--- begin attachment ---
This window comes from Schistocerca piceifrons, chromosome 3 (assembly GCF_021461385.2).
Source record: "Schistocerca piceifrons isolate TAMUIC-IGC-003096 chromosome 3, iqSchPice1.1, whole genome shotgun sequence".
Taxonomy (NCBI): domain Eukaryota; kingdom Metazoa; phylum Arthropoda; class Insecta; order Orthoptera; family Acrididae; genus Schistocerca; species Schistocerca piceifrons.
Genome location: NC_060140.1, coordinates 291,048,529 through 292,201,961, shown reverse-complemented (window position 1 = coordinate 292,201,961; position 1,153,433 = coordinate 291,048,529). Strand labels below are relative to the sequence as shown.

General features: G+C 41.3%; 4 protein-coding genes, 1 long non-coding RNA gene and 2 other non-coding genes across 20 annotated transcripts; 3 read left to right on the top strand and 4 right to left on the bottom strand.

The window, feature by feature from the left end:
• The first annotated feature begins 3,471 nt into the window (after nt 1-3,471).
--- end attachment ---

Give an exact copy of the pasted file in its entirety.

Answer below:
This window comes from Schistocerca piceifrons, chromosome 3 (assembly GCF_021461385.2).
Source record: "Schistocerca piceifrons isolate TAMUIC-IGC-003096 chromosome 3, iqSchPice1.1, whole genome shotgun sequence".
Taxonomy (NCBI): domain Eukaryota; kingdom Metazoa; phylum Arthropoda; class Insecta; order Orthoptera; family Acrididae; genus Schistocerca; species Schistocerca piceifrons.
Genome location: NC_060140.1, coordinates 291,048,529 through 292,201,961, shown reverse-complemented (window position 1 = coordinate 292,201,961; position 1,153,433 = coordinate 291,048,529). Strand labels below are relative to the sequence as shown.

General features: G+C 41.3%; 4 protein-coding genes, 1 long non-coding RNA gene and 2 other non-coding genes across 20 annotated transcripts; 3 read left to right on the top strand and 4 right to left on the bottom strand.

The window, feature by feature from the left end:
• The first annotated feature begins 3,471 nt into the window (after nt 1-3,471).